The Front Runner (2019) stumbles right out of the gate.

Jason Reitman’s dull but dutiful checkbox biopic rakes over the long-dead ashes of the run-up to the 1988 US Presidential election but fails to find anything to really say beyond a milquetoast critique of the current personality politics which dominates American public life.

Charting the rise and fall of charismatic Colorado Senator Gary Hart (Hugh Jackman), “The Front Runner” follows his run for the Democratic nomination for President, to face off against George H W Bush, showing how he captured the imagination of young voters and the general population only to see his ambitions come crashing down when allegations of an extra-marital affair brought tabloid journalism and political journalism crashing together in a moment which changed American political life forever.

Although the film lovingly, almost slavishly, recreates its late 1980s aesthetic, its preoccupation with the superficial extends further to its characters and plot. It plods through the sequence of events, restaging key moments and replicating the requisite sound bites but there’s a curious lack of drama to any of it and certainly no insight. If you’re not overly familiar with who Gary Hart is or what he stood for before seeing this film, you’ll not end up any wiser by the time the final on-screen caption informing you that Gary and Lee Hart (Vera Farmiga) remain married to this day (as if that’s what should be the important takeaway from the story). Indeed, it’s so keen to push its low-key portrayal as a white Obama some twenty years before a similar message of hope would galvanise the same demographic constituency to propel another young Democratic Senator to the White House that it almost entirely fails to hold Hart to account for his hubris and hypocritical sanctimony.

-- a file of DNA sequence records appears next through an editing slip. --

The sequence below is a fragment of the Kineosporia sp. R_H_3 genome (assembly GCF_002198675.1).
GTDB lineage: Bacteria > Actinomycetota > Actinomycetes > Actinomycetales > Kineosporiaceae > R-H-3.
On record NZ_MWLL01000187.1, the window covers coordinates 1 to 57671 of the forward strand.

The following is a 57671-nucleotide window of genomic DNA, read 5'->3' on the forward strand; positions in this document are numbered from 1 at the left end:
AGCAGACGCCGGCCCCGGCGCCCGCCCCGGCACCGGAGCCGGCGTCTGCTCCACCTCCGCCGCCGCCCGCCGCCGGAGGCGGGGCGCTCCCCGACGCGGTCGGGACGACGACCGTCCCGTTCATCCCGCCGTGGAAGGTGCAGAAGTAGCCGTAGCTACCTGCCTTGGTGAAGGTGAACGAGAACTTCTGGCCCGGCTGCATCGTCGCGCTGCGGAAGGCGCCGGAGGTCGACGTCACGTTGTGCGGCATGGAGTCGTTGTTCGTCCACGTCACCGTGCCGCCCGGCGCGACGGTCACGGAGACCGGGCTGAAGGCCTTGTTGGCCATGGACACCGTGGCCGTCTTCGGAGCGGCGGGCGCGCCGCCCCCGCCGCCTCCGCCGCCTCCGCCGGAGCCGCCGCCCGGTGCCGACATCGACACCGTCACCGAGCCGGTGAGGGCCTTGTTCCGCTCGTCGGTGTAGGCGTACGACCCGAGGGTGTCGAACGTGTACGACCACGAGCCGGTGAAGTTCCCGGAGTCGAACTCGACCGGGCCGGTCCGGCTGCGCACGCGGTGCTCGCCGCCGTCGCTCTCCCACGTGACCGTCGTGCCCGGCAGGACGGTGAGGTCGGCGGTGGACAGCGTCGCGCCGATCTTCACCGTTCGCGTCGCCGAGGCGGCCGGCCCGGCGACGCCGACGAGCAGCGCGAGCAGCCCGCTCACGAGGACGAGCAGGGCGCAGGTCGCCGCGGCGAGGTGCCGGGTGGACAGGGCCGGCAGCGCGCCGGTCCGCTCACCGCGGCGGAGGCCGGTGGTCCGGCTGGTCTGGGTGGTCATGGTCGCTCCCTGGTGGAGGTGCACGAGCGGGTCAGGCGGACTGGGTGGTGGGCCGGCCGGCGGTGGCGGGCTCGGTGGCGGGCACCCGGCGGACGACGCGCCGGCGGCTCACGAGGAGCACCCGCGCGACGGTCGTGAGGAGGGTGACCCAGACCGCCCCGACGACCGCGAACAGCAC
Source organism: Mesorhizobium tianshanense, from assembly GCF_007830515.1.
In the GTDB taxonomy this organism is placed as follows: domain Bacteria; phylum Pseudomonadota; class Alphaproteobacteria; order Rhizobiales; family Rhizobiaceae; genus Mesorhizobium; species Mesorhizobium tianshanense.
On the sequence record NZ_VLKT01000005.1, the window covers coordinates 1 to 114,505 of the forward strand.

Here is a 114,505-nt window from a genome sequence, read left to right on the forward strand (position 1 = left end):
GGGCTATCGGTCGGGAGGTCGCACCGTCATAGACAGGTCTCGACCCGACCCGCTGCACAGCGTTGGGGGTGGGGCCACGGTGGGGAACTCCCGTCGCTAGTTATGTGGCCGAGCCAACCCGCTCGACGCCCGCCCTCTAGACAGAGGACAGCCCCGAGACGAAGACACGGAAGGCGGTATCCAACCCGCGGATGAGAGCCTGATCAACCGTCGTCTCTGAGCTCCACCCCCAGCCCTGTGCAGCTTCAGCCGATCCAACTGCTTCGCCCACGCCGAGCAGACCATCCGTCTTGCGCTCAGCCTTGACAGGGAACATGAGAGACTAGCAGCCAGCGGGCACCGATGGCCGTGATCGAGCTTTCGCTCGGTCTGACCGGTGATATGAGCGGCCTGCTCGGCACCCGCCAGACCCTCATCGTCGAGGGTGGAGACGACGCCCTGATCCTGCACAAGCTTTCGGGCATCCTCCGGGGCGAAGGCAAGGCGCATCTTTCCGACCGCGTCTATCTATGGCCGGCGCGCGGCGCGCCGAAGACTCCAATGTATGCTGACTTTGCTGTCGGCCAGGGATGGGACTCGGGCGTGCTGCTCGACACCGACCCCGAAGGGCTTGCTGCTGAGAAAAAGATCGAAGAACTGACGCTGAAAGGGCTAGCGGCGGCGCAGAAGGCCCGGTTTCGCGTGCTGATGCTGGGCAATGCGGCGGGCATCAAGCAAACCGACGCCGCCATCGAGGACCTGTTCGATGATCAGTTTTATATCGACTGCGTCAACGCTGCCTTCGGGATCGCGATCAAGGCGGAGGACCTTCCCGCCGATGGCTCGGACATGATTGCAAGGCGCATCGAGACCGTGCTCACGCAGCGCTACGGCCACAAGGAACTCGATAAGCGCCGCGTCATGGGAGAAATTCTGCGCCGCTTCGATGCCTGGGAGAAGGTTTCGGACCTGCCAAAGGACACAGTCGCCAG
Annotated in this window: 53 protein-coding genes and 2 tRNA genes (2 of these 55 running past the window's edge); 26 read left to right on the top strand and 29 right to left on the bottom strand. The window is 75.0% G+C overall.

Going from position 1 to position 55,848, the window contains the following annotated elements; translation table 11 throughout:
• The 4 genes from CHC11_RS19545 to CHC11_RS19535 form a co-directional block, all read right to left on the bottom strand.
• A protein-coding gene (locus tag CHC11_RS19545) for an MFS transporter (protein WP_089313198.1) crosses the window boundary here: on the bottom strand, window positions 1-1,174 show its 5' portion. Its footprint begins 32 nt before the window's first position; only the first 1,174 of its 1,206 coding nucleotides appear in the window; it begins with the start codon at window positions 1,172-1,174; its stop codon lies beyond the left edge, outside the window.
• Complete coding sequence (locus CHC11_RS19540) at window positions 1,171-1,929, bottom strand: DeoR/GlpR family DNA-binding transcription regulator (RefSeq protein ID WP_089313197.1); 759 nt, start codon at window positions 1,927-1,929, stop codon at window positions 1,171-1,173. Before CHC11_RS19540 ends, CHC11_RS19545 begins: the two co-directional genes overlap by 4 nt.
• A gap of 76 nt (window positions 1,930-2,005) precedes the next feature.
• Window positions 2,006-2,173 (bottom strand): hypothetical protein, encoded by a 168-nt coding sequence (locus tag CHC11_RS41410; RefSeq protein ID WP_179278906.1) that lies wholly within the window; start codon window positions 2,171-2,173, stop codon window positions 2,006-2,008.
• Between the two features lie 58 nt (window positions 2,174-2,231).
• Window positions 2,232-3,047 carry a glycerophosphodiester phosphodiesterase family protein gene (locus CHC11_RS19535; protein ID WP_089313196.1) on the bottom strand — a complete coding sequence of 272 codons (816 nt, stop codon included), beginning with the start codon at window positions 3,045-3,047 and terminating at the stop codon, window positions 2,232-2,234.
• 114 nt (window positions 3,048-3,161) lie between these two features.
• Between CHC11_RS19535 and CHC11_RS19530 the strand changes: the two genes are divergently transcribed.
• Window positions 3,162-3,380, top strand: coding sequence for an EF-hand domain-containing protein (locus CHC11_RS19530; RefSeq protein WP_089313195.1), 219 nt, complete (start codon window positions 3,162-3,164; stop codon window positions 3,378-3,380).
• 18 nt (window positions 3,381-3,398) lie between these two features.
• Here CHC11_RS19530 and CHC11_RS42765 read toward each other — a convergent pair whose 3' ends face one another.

It may seem quaint, especially nowadays, for the mere suggestion of marital infidelity to be enough to derail Presidential ambitions and there’s certainly a story to be told about the [ultimately inevitable] unholy alliance of duplicitous tabloid puritanism and serious political reportage which crept into the mainstream with these events but Reitman seems disinterested in really exploring it.

Jackman does good work as the senator but the role doesn’t particularly stretch him because the script offers little to no insight into the man himself, often referring to his preference to avoid discussing personal matters as if it excuses the lack of personal insight in this kind of biopic. And if Hart is poorly served, the supporting cast – including pivotal figure Donna Rice (Sara Paxton) – are barely explored at all. The dialogue is often flat and uninteresting, with even veteran character actors like J K Simmons and Alfred Molina struggling to bring any life to proceedings.

Lacking the sharp political writing of the likes of Aaron Sorkin and seemingly completely uncertain as to what point it wants to make, “The Front Runner” might have had aspirations to be the next “The Post” or “All The President’s Men” or even “The American President” but, unfortunately, like its subject, its ambitions are undone by its own shortcomings.